The Tempest Murders
by p.m. Terrell
A provocative story of a love that spans centuries, of soul mates found, lost and reunited… and the lengths to which one man will go to change their destiny.
Irish Detective Ryan O’Clery is working a series of homicides in America when he discovers a journal written by an uncle, Constable Rian Kelly, five generations earlier. The journal detailed the same type of murders as the worst storm in Ireland’s history slammed into the island in 1839.
As Hurricane Irene barrels toward the North Carolina coastline, Ryan discovers even the killer’s description matches his cases exactly. And as he falls in love with television reporter Cathleen Reilly, he begins to wonder if she is the reincarnation of Caitlin O’Conor, Rian Kelly’s lover—the woman who was lost to the killer as the storm raged in Ireland—and if he is the reincarnation of Constable Rian Kelly.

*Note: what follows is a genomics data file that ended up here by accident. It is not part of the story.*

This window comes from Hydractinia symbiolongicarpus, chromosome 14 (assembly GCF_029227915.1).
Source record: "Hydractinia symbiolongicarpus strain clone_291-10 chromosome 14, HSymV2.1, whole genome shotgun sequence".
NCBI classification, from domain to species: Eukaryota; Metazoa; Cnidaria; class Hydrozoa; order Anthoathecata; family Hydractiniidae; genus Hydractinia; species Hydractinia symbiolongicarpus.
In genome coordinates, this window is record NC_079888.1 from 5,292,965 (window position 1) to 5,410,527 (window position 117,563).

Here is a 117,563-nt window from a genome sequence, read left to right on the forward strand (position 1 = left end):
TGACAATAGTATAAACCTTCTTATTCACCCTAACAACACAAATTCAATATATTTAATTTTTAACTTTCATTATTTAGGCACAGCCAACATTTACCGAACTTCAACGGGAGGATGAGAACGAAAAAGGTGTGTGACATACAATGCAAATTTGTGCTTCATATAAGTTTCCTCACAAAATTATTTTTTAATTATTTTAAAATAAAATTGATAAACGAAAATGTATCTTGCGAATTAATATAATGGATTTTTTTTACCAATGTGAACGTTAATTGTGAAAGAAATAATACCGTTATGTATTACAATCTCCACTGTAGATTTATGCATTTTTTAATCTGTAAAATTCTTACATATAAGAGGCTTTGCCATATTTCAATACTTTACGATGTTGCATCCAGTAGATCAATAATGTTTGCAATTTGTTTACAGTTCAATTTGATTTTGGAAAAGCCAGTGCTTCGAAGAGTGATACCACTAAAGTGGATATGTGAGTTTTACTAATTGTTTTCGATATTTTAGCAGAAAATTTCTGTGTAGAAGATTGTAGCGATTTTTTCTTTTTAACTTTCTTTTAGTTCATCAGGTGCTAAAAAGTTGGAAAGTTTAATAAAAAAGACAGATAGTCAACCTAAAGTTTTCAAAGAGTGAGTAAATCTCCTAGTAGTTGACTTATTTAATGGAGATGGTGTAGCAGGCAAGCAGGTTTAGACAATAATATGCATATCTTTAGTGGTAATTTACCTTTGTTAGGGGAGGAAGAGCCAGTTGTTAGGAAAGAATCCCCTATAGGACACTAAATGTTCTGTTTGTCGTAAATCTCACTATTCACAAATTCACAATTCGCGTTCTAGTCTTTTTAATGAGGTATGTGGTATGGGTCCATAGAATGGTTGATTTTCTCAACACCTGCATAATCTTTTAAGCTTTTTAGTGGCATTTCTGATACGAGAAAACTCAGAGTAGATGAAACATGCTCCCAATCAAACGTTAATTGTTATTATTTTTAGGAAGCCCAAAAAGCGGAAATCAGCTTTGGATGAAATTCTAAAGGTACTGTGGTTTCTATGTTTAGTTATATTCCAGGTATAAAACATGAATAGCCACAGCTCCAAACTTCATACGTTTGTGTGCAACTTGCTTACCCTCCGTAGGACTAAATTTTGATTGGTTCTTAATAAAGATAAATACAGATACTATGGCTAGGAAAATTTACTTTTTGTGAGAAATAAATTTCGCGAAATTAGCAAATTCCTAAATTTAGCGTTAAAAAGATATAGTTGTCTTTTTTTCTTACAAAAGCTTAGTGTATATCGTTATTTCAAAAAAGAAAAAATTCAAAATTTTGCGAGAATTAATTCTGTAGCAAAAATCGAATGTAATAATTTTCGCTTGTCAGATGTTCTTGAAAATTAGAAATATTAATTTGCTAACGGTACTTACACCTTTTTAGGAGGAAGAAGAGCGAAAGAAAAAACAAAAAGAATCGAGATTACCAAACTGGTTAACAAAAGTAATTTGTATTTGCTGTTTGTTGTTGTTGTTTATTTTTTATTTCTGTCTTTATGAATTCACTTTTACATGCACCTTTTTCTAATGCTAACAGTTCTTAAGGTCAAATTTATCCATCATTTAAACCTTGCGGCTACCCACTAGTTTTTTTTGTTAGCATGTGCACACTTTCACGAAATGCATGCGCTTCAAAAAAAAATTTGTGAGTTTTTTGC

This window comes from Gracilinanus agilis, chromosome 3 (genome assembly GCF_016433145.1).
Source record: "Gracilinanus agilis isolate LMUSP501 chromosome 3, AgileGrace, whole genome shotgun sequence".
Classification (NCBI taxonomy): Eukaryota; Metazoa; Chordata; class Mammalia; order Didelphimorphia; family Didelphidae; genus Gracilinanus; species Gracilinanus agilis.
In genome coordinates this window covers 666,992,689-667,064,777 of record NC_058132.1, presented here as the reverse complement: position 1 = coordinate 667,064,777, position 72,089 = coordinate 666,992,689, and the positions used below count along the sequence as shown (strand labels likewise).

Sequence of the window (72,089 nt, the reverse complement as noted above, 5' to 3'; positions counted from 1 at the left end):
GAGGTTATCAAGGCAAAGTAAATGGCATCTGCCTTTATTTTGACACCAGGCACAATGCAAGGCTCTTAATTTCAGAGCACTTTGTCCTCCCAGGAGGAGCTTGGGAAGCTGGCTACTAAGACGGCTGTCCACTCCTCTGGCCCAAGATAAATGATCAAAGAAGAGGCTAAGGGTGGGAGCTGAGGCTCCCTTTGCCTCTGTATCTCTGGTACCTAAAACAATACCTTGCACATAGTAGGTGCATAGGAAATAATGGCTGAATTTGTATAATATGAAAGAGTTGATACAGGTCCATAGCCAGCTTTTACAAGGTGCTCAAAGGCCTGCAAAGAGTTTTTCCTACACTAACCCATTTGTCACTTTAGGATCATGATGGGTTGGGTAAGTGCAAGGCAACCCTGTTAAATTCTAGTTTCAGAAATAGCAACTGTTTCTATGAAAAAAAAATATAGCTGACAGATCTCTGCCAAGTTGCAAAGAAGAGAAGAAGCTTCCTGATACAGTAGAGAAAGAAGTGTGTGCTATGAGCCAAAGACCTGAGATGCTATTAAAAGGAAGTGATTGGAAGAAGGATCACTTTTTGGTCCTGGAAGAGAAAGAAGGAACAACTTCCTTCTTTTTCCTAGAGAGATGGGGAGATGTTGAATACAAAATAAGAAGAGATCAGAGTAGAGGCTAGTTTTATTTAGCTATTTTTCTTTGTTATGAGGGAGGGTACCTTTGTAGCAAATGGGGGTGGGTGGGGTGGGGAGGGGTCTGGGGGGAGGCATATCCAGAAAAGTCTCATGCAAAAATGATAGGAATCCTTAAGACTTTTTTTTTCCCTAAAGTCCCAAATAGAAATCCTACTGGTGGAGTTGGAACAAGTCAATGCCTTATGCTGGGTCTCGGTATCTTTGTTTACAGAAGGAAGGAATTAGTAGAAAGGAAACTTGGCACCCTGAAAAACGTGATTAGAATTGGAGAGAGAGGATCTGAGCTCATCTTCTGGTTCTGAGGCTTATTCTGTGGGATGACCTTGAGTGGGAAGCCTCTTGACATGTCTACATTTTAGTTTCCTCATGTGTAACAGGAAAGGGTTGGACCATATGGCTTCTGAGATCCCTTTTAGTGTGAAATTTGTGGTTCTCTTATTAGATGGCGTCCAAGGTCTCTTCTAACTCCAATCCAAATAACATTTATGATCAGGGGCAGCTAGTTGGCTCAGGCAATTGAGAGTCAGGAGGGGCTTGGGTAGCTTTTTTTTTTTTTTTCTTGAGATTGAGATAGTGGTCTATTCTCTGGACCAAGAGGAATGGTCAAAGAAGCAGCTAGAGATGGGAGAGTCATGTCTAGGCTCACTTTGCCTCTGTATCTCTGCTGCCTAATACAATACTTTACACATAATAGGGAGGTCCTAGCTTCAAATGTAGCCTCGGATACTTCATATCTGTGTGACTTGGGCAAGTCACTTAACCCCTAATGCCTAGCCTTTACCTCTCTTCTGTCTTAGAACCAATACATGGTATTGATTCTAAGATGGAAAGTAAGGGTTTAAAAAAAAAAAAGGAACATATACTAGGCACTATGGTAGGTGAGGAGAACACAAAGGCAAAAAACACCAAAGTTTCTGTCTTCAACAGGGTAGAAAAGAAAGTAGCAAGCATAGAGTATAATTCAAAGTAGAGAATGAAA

Now he’s in a race to rescue Cathleen before the killer finds her—or is history destined to repeat itself?
When their ardor grew too intense for the bath’s confines, Cait reluctantly pulled back from Ríán, her fingers lingering even as she rose to her feet. Now he had an unencumbered view of a body that might not have been perfect but it was perfect for him. The candlelight danced over skin that was taut and ivory as most Irish skin can be; the small of her back gently sloping to a full derriere that he couldn’t resist leaning forward and kissing as his arms wrapped around her thighs. He was gentle enough not to cause her to lose her balance and when she turned toward him in a flirtatious, playful manner, his kisses swept around her body.
As he glanced upward, her breasts enticed him and her hands moved from his hair to her own. She pulled the pin, releasing her tresses so they cascaded across her shoulders and down her back. Her hair always threatened to send him over the edge; it was carnal this hold she had on him, and he felt himself a willing prisoner.